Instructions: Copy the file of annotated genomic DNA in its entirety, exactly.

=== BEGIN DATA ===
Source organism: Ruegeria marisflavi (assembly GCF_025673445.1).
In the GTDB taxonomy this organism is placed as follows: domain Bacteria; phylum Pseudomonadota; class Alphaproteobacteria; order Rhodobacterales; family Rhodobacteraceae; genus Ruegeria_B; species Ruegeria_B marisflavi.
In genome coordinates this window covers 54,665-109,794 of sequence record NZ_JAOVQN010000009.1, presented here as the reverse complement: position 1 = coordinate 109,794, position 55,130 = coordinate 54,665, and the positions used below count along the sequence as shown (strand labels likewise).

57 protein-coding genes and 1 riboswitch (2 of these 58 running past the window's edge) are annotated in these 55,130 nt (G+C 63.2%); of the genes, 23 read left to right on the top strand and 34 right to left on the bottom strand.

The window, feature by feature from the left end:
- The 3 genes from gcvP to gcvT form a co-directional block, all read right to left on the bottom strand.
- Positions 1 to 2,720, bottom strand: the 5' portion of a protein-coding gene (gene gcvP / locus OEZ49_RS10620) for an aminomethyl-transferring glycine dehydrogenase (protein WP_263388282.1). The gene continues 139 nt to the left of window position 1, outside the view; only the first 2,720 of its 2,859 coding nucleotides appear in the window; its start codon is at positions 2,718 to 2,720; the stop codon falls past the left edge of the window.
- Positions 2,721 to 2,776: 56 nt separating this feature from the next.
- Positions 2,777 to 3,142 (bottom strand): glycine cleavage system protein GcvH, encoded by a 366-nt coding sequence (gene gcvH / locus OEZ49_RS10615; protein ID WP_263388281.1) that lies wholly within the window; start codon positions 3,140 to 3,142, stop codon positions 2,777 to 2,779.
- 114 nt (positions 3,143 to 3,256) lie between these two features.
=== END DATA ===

Source organism: Ruegeria marisflavi (assembly GCF_025673445.1).
In the GTDB taxonomy this organism is placed as follows: domain Bacteria; phylum Pseudomonadota; class Alphaproteobacteria; order Rhodobacterales; family Rhodobacteraceae; genus Ruegeria_B; species Ruegeria_B marisflavi.
In genome coordinates this window covers 54,665-109,794 of sequence record NZ_JAOVQN010000009.1, presented here as the reverse complement: position 1 = coordinate 109,794, position 55,130 = coordinate 54,665, and the positions used below count along the sequence as shown (strand labels likewise).

57 protein-coding genes and 1 riboswitch (2 of these 58 running past the window's edge) are annotated in these 55,130 nt (G+C 63.2%); of the genes, 23 read left to right on the top strand and 34 right to left on the bottom strand.

The window, feature by feature from the left end:
- The 3 genes from gcvP to gcvT form a co-directional block, all read right to left on the bottom strand.
- Positions 1 to 2,720, bottom strand: the 5' portion of a protein-coding gene (gene gcvP / locus OEZ49_RS10620) for an aminomethyl-transferring glycine dehydrogenase (protein WP_263388282.1). The gene continues 139 nt to the left of window position 1, outside the view; only the first 2,720 of its 2,859 coding nucleotides appear in the window; its start codon is at positions 2,718 to 2,720; the stop codon falls past the left edge of the window.
- Positions 2,721 to 2,776: 56 nt separating this feature from the next.
- Positions 2,777 to 3,142 (bottom strand): glycine cleavage system protein GcvH, encoded by a 366-nt coding sequence (gene gcvH / locus OEZ49_RS10615; protein ID WP_263388281.1) that lies wholly within the window; start codon positions 3,140 to 3,142, stop codon positions 2,777 to 2,779.
- 114 nt (positions 3,143 to 3,256) lie between these two features.